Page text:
Last updated on July 20th, 2021 at 06:10 pm
Sulbutiamine is a fat-soluble synthetic form of Vitamin B1 or Thiamine. It was developed in the 1960s by Japanese scientists. The compound consists of two Vitamin B1 molecules bound together. When ingested, Sulbutiamine crosses the blood-brain barrier and increases the levels of Thiamine in the brain. In doing so, it’s believed that the drug combats fatigue and weakness. It also improves athletic performance and may support several cognitive functions.
It is also known by the brand names Arcalion and Enerion. It’s used in France to fight fatigue. In the US, Sulbutiamine is sold as a dietary supplement, so you don’t need a physician’s prescription to buy it. However, the FDA issued some warnings and added the compound to the dietary supplement ingredient advisory list urging manufacturers not to use it.
The available scientific evidence on Sulbutiamine is very limited, but it has some very promising data. According to these studies, not only can Sulbutiamine fight fatigue and general weakness, but it can also enhance your cognition and digestion. Some trials even claim it may be effective in treating some of the symptoms of Alzheimer’s disease.
Mechanism of Action
Sulbutiamine is made by binding two thiamine molecules using a sulfur group. This gives the compound a very unique structure with excellent bioavailability. Unlike Theamine itself, which is water-soluble, the nootropic is fat-soluble, and it easily crosses the blood-brain barrier to get into your brain. Here, it boosts thiamine and thiamine triphosphate levels to produce some of the effects the drug is known for.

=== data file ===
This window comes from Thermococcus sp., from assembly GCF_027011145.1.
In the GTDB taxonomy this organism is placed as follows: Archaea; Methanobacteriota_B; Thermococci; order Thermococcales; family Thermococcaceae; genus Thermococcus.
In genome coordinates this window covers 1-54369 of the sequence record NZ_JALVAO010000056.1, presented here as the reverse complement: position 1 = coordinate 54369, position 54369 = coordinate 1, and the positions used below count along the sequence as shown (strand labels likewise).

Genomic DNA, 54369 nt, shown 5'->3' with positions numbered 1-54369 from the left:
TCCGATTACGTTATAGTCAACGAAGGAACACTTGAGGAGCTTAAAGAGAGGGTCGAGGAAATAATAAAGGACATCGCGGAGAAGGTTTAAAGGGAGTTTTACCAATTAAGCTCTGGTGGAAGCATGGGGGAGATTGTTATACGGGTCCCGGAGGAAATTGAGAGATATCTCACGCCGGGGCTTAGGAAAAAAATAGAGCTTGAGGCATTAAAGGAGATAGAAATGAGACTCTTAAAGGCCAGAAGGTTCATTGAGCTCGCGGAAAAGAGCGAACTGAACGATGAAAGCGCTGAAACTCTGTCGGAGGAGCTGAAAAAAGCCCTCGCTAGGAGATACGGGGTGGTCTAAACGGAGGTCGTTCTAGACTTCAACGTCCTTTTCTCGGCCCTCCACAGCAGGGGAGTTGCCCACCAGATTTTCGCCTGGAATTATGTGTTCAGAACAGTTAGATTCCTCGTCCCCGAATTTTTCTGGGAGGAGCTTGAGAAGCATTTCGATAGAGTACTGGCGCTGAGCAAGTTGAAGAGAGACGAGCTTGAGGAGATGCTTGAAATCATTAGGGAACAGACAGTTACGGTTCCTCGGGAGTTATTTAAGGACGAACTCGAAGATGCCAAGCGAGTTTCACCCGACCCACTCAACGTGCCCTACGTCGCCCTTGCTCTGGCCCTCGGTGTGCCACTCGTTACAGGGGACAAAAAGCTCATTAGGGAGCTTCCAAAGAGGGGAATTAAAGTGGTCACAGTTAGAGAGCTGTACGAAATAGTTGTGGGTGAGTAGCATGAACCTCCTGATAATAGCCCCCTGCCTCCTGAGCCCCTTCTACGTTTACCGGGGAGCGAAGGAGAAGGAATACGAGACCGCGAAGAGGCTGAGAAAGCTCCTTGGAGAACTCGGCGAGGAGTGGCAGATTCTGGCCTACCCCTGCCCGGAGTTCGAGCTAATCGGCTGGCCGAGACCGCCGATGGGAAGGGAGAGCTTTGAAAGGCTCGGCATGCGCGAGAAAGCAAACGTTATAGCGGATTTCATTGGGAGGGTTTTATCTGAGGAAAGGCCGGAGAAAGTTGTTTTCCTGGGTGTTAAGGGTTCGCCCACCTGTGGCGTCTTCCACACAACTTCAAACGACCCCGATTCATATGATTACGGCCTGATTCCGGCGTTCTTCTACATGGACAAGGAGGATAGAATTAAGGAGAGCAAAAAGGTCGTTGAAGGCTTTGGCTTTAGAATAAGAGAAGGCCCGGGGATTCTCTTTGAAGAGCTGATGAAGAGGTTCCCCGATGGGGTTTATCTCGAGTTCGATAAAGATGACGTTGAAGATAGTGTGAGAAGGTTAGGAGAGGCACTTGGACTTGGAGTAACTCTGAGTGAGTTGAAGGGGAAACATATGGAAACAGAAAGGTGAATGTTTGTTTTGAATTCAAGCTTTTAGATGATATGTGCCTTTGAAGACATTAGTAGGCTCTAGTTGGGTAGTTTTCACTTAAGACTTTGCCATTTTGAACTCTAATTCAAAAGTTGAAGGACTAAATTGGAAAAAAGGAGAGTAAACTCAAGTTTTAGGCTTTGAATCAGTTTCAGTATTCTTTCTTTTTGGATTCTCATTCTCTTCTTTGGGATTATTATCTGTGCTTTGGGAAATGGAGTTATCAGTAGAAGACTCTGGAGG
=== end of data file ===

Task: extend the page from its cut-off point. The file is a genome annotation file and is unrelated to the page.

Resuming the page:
Trials have also shown that it influences the activities of certain neurotransmitters. For instance, it improves the activities of glutamate and dopamine in the prefrontal cortex. It also enhances the activities of glutamate on dopamine to enhance mental health.
This study also showed it has some antioxidant properties. It increases glutathione, which prevents the death of brain cells. This explains why some researchers claim Sulbutiamine is effective for fighting neurodegenerative disorders.
Uses and Benefits
It is not very well-studied. Nonetheless, preliminary reports show it can be useful for:
- Fighting Fatigue